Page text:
Critical points of functions


by Benny
Tags: critical, functions, points
Benny
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#1
Feb14-06, 06:49 AM
P: 585
Hi, I posted a related question (about the 2nd derivative test) a while ago but now that I've read through some relevant theory I'm in a better position to find out about the following.

In the notes I have, the behaviour of a function [itex]f:U \subset R^n \to R[/itex] near a critical point point [itex]\mathop a\limits^ \to [/itex] is considered. To do this, a 'quadratic' approximation to f near a is considered.

[tex]
f\left( {\mathop a\limits^ \to + \mathop h\limits^ \to } \right) \approx f\left( {\mathop a\limits^ \to } \right) + \frac{1}{2}\left( {D_{\mathop h\limits^ \to } } \right)^2 f\left( {\mathop a\limits^ \to } \right)
[/tex]

Where D_h is the directional derivative of f in the direction of h.

Then there's some stuff on matrix representation, eigenvalues and Hessians. The important point is when the determinant of the Hessian is equal to zero in which case the test of the nature of the critical point is inconclusive. Consequently, there is a need to look at higher derivatives.

My questions are; why is a 'quadratic' approximation considered in stead of for instance a 'linear' or a 'quartic' approximation? Is it because the 2nd derivative test is supposed to use 2nd derivatives? Also, how does looking at higher derivatives (when the 2nd derivative test is inconclusive) help?

Does the math just work out? If the 2nd derivative test is inconclusive then how does considering higher derivatives help? If I use a 3rd degree taylor polynomial to approximate f near a then that's just a very rough approximation. How can I be sure about the nature of the stationary point from the approximation? Any help would be good thanks.
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HallsofIvy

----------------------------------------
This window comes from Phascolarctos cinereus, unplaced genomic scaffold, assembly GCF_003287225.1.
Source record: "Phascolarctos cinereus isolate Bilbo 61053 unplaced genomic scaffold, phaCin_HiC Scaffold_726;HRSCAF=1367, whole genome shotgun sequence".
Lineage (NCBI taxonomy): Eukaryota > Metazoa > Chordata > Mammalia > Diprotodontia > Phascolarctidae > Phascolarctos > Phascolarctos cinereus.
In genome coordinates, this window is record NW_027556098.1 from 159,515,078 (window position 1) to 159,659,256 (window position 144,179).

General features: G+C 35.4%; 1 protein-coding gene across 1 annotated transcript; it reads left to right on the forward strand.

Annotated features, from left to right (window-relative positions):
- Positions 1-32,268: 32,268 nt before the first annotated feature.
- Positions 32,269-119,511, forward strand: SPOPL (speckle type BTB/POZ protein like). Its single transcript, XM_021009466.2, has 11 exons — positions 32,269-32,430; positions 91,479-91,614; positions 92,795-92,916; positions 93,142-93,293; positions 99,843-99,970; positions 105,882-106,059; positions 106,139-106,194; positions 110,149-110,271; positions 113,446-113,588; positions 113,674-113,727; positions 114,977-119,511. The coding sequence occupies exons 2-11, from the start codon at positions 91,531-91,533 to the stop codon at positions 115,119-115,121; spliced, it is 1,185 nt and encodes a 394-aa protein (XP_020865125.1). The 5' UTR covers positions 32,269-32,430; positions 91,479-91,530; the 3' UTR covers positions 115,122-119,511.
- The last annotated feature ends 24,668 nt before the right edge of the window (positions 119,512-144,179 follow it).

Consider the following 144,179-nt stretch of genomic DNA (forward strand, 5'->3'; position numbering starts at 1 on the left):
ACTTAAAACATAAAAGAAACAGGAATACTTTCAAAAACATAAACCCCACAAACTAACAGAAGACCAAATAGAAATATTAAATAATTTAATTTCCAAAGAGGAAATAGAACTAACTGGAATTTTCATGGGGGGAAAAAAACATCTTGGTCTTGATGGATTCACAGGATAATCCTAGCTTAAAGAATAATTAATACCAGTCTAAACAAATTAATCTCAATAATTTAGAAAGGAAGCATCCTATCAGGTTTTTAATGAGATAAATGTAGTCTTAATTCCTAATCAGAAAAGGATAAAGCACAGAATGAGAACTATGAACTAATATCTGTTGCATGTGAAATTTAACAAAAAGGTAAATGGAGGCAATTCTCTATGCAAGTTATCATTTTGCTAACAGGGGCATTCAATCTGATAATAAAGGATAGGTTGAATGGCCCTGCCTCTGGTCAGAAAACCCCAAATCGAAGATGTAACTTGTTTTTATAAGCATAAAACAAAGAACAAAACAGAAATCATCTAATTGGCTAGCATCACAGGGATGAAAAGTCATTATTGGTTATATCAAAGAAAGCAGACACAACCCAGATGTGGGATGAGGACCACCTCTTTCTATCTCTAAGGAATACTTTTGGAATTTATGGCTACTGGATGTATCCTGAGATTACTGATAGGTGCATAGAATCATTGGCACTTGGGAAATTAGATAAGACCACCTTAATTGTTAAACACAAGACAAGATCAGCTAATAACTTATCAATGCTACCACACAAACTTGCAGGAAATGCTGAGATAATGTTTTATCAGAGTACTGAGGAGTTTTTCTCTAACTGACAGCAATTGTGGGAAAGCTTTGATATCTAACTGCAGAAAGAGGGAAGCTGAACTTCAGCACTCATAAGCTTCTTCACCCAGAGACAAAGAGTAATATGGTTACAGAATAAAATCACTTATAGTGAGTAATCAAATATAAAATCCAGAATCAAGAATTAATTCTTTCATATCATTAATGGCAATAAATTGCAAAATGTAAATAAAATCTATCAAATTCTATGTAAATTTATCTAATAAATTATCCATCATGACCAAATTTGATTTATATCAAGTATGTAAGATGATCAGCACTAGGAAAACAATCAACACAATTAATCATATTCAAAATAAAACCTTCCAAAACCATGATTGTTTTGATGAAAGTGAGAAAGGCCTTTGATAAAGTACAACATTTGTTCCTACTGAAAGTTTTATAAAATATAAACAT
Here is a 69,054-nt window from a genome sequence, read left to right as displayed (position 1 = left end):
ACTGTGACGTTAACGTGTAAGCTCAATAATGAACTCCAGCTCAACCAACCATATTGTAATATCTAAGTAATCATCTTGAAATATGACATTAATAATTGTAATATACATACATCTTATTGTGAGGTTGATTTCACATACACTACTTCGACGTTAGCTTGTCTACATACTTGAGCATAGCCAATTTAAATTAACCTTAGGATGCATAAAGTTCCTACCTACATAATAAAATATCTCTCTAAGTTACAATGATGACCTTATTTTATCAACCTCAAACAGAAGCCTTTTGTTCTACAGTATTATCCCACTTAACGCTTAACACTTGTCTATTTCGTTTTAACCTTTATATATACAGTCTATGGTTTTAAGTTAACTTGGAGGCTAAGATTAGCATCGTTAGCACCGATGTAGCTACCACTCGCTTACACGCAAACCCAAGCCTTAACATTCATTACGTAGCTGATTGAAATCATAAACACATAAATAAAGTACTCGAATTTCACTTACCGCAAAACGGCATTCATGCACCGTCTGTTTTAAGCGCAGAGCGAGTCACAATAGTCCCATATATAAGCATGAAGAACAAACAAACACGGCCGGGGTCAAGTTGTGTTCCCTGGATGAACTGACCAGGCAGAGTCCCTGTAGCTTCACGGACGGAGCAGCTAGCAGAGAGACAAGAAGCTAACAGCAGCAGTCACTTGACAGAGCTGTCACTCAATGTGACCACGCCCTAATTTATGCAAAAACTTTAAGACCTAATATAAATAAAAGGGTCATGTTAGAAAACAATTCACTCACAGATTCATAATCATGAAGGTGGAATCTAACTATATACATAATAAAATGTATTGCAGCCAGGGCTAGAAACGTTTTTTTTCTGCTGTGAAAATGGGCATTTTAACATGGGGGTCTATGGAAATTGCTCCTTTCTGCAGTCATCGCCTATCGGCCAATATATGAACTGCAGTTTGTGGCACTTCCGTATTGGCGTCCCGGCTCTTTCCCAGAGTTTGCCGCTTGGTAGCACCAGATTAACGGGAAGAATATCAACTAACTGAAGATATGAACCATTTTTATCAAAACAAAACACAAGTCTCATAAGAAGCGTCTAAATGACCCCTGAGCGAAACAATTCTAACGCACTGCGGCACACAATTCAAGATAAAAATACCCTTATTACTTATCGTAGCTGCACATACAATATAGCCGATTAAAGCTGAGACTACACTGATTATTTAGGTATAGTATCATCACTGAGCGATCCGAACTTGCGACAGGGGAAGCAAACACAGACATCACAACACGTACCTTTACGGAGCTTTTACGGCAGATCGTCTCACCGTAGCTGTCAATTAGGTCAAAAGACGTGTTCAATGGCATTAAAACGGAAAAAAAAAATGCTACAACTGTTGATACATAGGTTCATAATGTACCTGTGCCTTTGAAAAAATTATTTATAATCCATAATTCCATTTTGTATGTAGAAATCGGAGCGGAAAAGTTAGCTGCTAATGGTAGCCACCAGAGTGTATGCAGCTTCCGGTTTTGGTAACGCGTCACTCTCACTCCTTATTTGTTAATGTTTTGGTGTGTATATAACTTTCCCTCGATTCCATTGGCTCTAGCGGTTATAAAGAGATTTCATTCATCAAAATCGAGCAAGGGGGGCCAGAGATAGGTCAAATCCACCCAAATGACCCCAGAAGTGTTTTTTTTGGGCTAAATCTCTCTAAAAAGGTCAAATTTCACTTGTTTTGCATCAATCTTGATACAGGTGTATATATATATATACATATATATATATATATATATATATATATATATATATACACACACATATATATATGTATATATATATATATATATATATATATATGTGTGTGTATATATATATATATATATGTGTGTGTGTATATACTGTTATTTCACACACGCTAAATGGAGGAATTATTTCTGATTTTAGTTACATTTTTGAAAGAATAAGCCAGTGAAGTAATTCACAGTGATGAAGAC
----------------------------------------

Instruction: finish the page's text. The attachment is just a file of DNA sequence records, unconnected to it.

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#2
Feb14-06, 02:29 PM
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PF Gold
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A 'quadratic' approximation is considered instead of 'linear' approximation precisely because in this case the first derivatives are 0. The 'linear' approximation is no different from the constant value and gives no more information. As long as the second derivatives are not 0 then the 'quadratic' approximation is the next best. Of course, it might happen that both first and second derivatives are 0- then you would have to go to a cubic approximation.

1 dimensional examples: y= x2 has derivative 0 at x= 0 and so a critical point there. The second derivative is 2 which is positive and so x= 0 is a minimum. The "Taylor's polynomial" expansion about x= 0 is, of course, just 0+ 0x+ x2. If y= x3, again the first derivative is 0 and so there is a critical point there. Checking the second derivative, we see that it is also 0 so we need to go to the 3rd derivative. Here we see that the Taylor's polynomial about x= 0 is
0+ 0x+ 0x2+ x3 and so x= 0 is a "saddle point".

You use the derivative where you finally get something other than 0.
Benny
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#3
Feb15-06, 06:10 AM
P: 585